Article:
Improving fish welfare, as if by magic

An intern explores ways to help fish recover from long-haul travels

Welfare and Behaviour

You are taught as a child to not shake the goldfish in the bag. Transporting your new pet fish can often be a stressful, and very slow, car ride home. Trying desperately to keep the water still as your new companion bobs around helplessly. What you may not realise however, is your pet has already survived a greater journey against all odds. Sometimes up to 80% of ornamental fish die during transit; it is clear these practices need to be changed.

Jason McNeill, mature student from the University of the West of Scotland, former restaurant head-chef and accomplished magician, has been diving in to his summer internship with The Fisheries Society of the British Isles (FSBI). Researching the welfare of small Orandas (Carassius auratus), which are very similar to the common goldfish, transported within the pet industry.

Fish welfare research tends to focus on commercial aquaculture, where improvements in diet and husbandry directly improve product quality for human consumption. When it comes to companion animals, however, we know comparatively little about their welfare needs. Fish are in fact the third most popular pet in the UK, found in nearly 10% of households. One home aquarium can potentially contain many fish, so they are also by far the most numerous companion animals held in captivity; 20-25 million compared to 9 million dogs and 8 million cats.

Jason’s internship, supported by Pets at Home and WALTHAM, tracked the arrival of pet fish into the UK from farms in Singapore. The project looked at how fish behave, as a tool to monitor welfare. This could help the team better understand how the set-up of a tank on arrival at the pet shop could affect recovery from a journey. Almost twenty hours of video recordings were made. Using these, Jason hopes to determine if post-travel recovery is altered depending on whether fish are housed alone, or with other settled Orandas. Jason’s co-researchers on the project are PhD Student Myriam Vanderzwalmen and Dr Kath Sloman.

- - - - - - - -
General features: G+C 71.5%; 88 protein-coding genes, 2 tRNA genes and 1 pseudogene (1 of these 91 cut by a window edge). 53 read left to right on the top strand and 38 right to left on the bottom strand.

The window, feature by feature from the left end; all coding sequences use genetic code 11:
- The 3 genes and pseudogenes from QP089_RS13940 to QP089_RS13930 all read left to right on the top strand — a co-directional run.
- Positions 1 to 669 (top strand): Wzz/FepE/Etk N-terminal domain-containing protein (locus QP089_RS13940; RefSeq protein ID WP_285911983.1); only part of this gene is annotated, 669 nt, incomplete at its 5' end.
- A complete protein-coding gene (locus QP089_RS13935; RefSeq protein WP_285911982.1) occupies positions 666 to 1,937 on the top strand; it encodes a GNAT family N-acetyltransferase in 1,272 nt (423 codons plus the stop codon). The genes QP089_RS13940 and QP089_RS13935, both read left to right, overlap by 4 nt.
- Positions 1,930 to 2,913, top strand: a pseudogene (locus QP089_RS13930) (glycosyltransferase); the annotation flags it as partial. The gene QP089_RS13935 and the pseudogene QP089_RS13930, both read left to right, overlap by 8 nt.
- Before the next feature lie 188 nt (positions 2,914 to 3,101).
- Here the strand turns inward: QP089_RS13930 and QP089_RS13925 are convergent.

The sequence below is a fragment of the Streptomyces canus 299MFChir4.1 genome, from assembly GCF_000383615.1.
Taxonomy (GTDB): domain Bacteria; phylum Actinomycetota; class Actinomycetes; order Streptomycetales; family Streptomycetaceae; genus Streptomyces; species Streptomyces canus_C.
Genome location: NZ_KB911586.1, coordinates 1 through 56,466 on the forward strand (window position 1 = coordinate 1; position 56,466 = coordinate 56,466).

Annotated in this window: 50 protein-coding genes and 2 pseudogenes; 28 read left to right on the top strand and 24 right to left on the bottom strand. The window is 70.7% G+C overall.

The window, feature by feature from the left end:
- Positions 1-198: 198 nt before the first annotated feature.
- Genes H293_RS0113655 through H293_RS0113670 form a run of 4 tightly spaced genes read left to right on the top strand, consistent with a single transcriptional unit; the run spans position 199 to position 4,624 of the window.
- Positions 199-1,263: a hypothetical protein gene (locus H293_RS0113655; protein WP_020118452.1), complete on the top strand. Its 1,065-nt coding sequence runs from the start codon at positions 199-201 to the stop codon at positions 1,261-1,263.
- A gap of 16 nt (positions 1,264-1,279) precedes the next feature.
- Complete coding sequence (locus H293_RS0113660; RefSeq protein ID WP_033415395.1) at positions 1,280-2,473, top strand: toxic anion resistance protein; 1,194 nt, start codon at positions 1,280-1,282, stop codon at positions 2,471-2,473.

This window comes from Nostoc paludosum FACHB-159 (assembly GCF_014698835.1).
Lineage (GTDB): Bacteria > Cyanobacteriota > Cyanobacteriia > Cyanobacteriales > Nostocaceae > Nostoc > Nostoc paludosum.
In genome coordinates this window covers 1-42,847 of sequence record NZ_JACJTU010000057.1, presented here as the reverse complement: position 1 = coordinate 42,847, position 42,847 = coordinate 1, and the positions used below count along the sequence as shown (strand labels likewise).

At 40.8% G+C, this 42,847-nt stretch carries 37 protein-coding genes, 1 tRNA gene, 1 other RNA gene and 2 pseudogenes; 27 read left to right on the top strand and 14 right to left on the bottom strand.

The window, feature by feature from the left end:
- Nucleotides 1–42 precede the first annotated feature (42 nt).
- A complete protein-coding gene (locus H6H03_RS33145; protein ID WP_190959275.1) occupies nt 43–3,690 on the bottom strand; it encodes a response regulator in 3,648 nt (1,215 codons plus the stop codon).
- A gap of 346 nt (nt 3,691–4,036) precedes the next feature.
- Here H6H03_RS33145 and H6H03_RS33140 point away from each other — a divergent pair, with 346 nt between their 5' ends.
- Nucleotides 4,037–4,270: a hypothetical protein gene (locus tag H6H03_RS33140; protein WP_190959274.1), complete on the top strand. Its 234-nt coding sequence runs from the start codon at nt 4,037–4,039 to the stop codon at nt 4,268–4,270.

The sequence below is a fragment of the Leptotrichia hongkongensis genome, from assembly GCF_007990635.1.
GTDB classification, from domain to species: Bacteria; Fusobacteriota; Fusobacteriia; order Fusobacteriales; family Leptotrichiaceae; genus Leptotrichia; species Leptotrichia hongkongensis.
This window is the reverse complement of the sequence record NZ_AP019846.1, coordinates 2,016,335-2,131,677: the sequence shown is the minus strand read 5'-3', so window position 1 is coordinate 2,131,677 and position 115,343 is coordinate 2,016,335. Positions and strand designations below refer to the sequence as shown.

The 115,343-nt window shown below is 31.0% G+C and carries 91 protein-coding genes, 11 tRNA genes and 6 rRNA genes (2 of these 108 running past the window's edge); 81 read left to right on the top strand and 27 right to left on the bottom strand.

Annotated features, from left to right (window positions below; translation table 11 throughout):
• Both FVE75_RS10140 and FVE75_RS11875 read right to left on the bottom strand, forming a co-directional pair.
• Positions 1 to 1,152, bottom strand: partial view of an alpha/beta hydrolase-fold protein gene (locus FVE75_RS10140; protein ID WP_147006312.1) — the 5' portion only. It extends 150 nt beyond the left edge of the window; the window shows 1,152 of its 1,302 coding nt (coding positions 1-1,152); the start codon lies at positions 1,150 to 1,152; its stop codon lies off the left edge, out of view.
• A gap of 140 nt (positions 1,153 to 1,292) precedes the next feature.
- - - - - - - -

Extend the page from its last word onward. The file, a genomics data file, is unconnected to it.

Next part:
The opportunity has changed Jason’s perceptions of academic and scientific research. “Learning and performing a variety of lab techniques and procedures has been hugely beneficial to me as a student. Although I have learnt academia and scientific research is full of challenges and obstacles, overcoming these is part of the job. I think that has been my biggest learning: determination is the key to success. One such obstacle was the day the dry ice delivery failed to show. We had to think quickly to prevent degradation of our water samples before they made it back to the lab. Luckily we were able to use a cold storage solution successfully- otherwise it would have meant repeating a whole day’s work”

“My plan for the future is not yet defined, though increasingly I think I would like to pursue a career in animal behaviour. This internship has given me an eye opening introduction in to the work that can be done, and the impact we can have on animals’ lives. I hope that once the analysis of my data is complete in 2018, we will be able to identify certain tank set-ups which reduce stress behaviours, such as high ventilation rates, and high biting and chasing behaviours. My hope is this research will then be used to advise pet shops in how to house fish, post-transport, to improve their welfare.”